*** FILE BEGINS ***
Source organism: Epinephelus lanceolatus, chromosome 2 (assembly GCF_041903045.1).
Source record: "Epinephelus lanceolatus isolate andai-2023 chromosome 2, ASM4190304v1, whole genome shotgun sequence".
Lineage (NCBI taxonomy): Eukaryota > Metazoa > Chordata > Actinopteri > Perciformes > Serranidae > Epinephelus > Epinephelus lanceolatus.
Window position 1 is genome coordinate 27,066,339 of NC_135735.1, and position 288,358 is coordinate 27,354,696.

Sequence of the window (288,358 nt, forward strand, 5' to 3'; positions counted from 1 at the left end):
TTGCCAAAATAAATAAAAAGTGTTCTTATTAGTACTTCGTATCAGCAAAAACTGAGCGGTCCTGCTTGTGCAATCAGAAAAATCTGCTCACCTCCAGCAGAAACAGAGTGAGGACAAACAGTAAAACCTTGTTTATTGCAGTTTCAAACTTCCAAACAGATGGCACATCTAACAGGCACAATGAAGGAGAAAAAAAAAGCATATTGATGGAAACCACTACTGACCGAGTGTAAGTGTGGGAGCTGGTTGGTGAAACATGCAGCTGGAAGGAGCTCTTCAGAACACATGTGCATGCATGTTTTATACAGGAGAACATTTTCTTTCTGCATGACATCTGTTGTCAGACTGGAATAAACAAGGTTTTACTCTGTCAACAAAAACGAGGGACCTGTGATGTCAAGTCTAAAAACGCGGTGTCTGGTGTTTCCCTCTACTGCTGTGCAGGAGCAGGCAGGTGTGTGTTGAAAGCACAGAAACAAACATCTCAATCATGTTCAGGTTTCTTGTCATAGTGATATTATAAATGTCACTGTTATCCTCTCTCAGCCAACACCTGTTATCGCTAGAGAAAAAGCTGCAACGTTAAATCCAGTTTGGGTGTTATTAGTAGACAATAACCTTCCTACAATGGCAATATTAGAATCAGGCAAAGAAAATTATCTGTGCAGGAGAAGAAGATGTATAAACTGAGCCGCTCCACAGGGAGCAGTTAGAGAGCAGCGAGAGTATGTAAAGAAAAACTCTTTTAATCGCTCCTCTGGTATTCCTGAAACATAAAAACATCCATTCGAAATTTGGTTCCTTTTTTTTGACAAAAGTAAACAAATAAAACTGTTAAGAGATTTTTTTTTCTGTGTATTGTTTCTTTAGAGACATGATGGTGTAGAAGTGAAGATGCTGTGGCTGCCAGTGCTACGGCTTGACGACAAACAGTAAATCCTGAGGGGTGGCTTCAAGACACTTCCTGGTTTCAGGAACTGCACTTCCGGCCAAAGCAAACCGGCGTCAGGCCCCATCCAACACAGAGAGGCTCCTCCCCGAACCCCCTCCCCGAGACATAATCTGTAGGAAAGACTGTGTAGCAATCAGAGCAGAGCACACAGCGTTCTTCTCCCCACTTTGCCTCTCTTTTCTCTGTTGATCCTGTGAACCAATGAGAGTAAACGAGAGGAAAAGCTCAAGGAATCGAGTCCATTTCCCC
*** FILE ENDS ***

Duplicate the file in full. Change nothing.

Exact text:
Source organism: Epinephelus lanceolatus, chromosome 2 (assembly GCF_041903045.1).
Source record: "Epinephelus lanceolatus isolate andai-2023 chromosome 2, ASM4190304v1, whole genome shotgun sequence".
Lineage (NCBI taxonomy): Eukaryota > Metazoa > Chordata > Actinopteri > Perciformes > Serranidae > Epinephelus > Epinephelus lanceolatus.
Window position 1 is genome coordinate 27,066,339 of NC_135735.1, and position 288,358 is coordinate 27,354,696.

Sequence of the window (288,358 nt, forward strand, 5' to 3'; positions counted from 1 at the left end):
TTGCCAAAATAAATAAAAAGTGTTCTTATTAGTACTTCGTATCAGCAAAAACTGAGCGGTCCTGCTTGTGCAATCAGAAAAATCTGCTCACCTCCAGCAGAAACAGAGTGAGGACAAACAGTAAAACCTTGTTTATTGCAGTTTCAAACTTCCAAACAGATGGCACATCTAACAGGCACAATGAAGGAGAAAAAAAAAGCATATTGATGGAAACCACTACTGACCGAGTGTAAGTGTGGGAGCTGGTTGGTGAAACATGCAGCTGGAAGGAGCTCTTCAGAACACATGTGCATGCATGTTTTATACAGGAGAACATTTTCTTTCTGCATGACATCTGTTGTCAGACTGGAATAAACAAGGTTTTACTCTGTCAACAAAAACGAGGGACCTGTGATGTCAAGTCTAAAAACGCGGTGTCTGGTGTTTCCCTCTACTGCTGTGCAGGAGCAGGCAGGTGTGTGTTGAAAGCACAGAAACAAACATCTCAATCATGTTCAGGTTTCTTGTCATAGTGATATTATAAATGTCACTGTTATCCTCTCTCAGCCAACACCTGTTATCGCTAGAGAAAAAGCTGCAACGTTAAATCCAGTTTGGGTGTTATTAGTAGACAATAACCTTCCTACAATGGCAATATTAGAATCAGGCAAAGAAAATTATCTGTGCAGGAGAAGAAGATGTATAAACTGAGCCGCTCCACAGGGAGCAGTTAGAGAGCAGCGAGAGTATGTAAAGAAAAACTCTTTTAATCGCTCCTCTGGTATTCCTGAAACATAAAAACATCCATTCGAAATTTGGTTCCTTTTTTTTGACAAAAGTAAACAAATAAAACTGTTAAGAGATTTTTTTTTCTGTGTATTGTTTCTTTAGAGACATGATGGTGTAGAAGTGAAGATGCTGTGGCTGCCAGTGCTACGGCTTGACGACAAACAGTAAATCCTGAGGGGTGGCTTCAAGACACTTCCTGGTTTCAGGAACTGCACTTCCGGCCAAAGCAAACCGGCGTCAGGCCCCATCCAACACAGAGAGGCTCCTCCCCGAACCCCCTCCCCGAGACATAATCTGTAGGAAAGACTGTGTAGCAATCAGAGCAGAGCACACAGCGTTCTTCTCCCCACTTTGCCTCTCTTTTCTCTGTTGATCCTGTGAACCAATGAGAGTAAACGAGAGGAAAAGCTCAAGGAATCGAGTCCATTTCCCC